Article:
An undercut occurs at the point where the base circle touches the contact line!

In comparison to the above example, the animation below shows the meshing of the reference profile with a gear with 20 teeth. The point \(B\) at which an undercut theoretically occurs is outside the line of contact \(\overline{AE}\). The profile corner is therefore already out of mesh before it could have undercut the tooth. The teeth of the gear are therefore not undercut. An undercut will always occur if the contact point \(B\) of the base circle and the line of action lies within the line of contact \(\overline{AE}\).

An undercut always occurs when the base circle touches the line of action within the line of contact!

For the limiting case in which the teeth of a gear are not yet undercut, the beginning of the undercutting in point \(B\) coincides with the end of engagement in point \(E\). As the animation below shows, this is the case for a gear with 17 teeth.

No undercut occurs for gears with a number of teeth above 17!

### Calculation of the minimum number of teeth

The minimum number of 17 teeth mentioned in the previous section is independent of the module (or diametral pitch) and thus applies to all tooth sizes! This will be shown mathematically in the following. For this purpose, the geometric conditions resulting in the limiting case are examined more closely, i.e. if the points \(B\) and \(E\) coincide theoretically exactly.

The distance between the centerline and the tip line of the reference profile generally corresponds to the module \(m\) and the inclination of the flanks to the *standard pressure angle* \(\alpha_0\) (see also the chapter on *gear cutting*). If the orange triangle shown in the figure below is considered, it can be seen that the opposite side of the standard pressure angle \(\alpha_0\) corresponds to the module \(m\) of the gear. Thus, the following relationship applies to the distance \(\overline{CB}\).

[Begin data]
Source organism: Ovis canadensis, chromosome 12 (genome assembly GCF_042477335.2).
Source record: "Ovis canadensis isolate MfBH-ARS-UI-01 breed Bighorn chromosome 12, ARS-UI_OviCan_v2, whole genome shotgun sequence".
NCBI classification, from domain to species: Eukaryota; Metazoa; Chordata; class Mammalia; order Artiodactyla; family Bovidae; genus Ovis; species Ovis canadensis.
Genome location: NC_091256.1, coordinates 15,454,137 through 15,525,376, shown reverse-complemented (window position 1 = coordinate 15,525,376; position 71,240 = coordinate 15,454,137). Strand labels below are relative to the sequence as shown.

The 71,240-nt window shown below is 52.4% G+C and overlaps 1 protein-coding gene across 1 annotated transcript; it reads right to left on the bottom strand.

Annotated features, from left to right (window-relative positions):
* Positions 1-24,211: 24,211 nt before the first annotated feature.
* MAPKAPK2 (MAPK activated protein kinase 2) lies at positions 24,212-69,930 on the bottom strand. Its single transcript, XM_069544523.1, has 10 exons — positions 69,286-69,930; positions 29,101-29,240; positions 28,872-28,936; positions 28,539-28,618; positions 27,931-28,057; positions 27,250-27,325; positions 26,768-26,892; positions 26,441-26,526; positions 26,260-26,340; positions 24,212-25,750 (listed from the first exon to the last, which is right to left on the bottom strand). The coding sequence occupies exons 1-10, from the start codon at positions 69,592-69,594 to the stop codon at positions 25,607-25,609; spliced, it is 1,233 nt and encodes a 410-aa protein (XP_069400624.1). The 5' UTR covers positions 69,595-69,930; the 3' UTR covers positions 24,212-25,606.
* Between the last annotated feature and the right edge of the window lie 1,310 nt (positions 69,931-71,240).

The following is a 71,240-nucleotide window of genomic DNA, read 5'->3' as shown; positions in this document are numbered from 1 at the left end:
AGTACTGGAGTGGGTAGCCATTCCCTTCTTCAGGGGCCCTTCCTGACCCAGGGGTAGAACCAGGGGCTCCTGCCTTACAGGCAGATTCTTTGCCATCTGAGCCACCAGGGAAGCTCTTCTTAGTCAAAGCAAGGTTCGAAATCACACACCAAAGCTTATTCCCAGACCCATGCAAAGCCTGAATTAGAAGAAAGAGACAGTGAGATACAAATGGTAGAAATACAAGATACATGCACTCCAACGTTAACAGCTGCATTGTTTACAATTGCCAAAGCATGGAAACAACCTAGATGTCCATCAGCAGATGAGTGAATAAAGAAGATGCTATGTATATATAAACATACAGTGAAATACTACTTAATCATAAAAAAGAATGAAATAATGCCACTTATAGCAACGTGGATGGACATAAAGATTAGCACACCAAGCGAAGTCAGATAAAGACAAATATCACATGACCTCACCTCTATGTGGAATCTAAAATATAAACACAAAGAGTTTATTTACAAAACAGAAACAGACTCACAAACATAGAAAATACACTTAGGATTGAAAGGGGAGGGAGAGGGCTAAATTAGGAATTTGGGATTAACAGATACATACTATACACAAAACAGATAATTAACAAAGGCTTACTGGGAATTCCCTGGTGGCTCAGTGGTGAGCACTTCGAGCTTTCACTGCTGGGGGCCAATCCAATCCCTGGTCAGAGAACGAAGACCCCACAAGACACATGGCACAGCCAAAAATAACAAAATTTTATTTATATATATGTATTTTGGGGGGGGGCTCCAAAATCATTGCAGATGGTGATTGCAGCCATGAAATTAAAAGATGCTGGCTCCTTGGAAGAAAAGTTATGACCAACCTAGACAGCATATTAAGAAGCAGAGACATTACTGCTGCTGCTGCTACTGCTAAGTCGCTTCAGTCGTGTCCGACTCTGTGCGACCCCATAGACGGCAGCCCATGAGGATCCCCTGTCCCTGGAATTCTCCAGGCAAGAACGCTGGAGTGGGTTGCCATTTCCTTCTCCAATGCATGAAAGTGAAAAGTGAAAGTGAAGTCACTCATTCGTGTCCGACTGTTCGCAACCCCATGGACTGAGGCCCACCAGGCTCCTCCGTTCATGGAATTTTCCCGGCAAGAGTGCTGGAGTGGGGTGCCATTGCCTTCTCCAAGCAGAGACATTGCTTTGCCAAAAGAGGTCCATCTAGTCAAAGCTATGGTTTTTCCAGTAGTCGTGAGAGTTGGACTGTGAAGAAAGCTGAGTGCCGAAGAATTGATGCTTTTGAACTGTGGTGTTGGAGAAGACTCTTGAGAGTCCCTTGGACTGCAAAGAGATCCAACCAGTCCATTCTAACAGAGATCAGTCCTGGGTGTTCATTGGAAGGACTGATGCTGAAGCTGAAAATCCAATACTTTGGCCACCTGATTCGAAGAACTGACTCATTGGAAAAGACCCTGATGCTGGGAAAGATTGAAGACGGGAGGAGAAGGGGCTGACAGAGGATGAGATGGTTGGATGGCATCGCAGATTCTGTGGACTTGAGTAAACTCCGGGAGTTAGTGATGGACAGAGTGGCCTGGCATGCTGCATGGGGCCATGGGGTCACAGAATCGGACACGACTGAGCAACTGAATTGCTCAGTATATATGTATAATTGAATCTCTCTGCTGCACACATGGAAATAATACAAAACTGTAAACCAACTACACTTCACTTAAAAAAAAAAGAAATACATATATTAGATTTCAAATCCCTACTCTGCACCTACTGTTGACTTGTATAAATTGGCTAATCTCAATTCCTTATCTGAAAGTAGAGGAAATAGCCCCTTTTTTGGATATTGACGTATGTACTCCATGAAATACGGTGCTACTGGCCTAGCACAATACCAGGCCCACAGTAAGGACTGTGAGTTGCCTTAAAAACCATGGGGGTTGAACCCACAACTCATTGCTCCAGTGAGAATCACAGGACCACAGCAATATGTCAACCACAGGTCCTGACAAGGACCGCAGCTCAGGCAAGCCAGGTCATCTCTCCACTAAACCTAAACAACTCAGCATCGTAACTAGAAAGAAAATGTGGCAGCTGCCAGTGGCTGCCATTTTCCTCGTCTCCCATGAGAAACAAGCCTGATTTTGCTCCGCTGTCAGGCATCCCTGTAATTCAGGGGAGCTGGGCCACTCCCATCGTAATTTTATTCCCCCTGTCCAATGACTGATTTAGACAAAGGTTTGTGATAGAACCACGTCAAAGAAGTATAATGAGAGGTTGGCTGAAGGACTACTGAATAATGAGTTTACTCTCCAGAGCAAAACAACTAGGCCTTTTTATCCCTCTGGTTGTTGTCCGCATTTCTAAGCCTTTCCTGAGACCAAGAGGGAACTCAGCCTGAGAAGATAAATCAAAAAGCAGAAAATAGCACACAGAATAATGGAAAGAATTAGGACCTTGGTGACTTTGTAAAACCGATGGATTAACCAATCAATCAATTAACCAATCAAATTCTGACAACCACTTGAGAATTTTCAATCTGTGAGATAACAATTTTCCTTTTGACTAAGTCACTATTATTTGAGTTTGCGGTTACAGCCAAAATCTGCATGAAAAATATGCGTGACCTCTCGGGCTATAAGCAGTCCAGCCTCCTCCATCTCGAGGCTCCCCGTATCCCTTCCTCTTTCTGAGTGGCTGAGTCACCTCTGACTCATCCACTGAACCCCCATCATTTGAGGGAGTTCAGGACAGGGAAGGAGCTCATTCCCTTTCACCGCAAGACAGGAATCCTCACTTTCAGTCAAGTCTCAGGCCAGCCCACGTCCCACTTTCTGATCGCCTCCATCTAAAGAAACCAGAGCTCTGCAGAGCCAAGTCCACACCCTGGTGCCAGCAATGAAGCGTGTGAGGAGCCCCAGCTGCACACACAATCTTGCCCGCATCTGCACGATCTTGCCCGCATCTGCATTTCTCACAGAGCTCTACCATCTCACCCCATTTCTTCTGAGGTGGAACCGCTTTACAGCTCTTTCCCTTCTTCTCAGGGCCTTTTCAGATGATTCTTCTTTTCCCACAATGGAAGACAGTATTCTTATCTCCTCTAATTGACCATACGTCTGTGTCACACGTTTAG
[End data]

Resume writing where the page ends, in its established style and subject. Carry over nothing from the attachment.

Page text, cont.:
\begin{align}

\label{1}

& \overline{CB} =\frac{m}{\sin(\alpha_0)} \\[5px]

\end{align}

The distance \(\overline{CB}\) can also be determined by the pitch circle radius \(r_0\) or the pitch circle diameter \(d_0\) (see yellow triangle). The pitch circle diameter \(d_0\) results from the product of module \(m\) and (minimum) number of teeth \(z_{min}\) (see also the article “*Geometry of involute gears*“):

\begin{align}

\label{2}

& \overline{CB} = r_0 \cdot sin(\alpha_0) = \frac{d_0}{2} \cdot \sin(\alpha_0) = \frac{m \cdot z_{min}}{2} \cdot \sin(\alpha_0) \\[5px]

\end{align}

The two equations (\ref{1}) and (\ref{2}) can now be equated and solved for the minimum number of teeth \(z_{min}\):

\begin{align}

&\overline{CB} = \overline{CB} \\[5px]

&\frac{m}{\sin(\alpha_0)} = \frac{m \cdot z_{min}}{2} \cdot \sin(\alpha_0) \\[5px]

&\boxed{z_{min} = \frac{2}{\sin^2(\alpha_0)} } \\[5px]

\end{align}

For a standard pressure angle of \(\alpha_0\) = 20 °, a theoretical minimum number of teeth of \(z_{min}\) = 17 results. In practice, however, a minimum number of teeth of 14 is assumed, at which an undercut then actually has a negative effect.

The theoretical minimum number of teeth above which no undercut occurs is 17 for a standard pressure angle of 20°. In practice, a minimum number of teeth of 14 is usually assumed!

In fact, however, it is also possible to produce gears below the minimum number of 17 teeth, without an undercut! For this, the manufacturing process must be specially adapted with a so-called *profile shift*. Such profile shifted gears will be discussed in more detail in the next article.